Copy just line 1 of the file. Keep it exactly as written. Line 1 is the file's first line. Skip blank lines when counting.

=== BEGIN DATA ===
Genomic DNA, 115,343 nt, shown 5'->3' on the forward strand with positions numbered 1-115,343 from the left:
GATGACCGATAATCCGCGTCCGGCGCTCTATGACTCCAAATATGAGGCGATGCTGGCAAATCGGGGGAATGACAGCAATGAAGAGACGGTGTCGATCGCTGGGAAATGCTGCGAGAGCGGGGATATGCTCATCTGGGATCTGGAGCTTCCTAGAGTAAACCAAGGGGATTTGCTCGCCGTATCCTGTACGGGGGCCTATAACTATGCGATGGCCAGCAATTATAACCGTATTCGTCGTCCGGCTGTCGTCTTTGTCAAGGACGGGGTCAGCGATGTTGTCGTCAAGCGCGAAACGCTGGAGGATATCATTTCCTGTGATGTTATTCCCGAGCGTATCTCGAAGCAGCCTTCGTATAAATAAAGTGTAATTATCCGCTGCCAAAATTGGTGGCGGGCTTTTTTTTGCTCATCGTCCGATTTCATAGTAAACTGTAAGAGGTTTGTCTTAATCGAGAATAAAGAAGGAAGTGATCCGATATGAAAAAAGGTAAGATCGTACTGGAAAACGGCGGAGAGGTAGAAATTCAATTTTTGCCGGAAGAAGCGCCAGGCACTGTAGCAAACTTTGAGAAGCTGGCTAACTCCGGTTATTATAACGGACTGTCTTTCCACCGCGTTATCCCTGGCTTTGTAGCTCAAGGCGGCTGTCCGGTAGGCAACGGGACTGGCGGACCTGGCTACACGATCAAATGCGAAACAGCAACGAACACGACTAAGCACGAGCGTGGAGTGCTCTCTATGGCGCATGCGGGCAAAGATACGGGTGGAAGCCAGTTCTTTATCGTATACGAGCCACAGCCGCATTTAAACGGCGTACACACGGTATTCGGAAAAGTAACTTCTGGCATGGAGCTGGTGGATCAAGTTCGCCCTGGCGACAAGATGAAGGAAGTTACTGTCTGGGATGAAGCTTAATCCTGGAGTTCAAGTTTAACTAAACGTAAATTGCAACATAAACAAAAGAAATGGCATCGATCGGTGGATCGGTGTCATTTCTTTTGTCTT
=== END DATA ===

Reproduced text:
Genomic DNA, 115,343 nt, shown 5'->3' on the forward strand with positions numbered 1-115,343 from the left: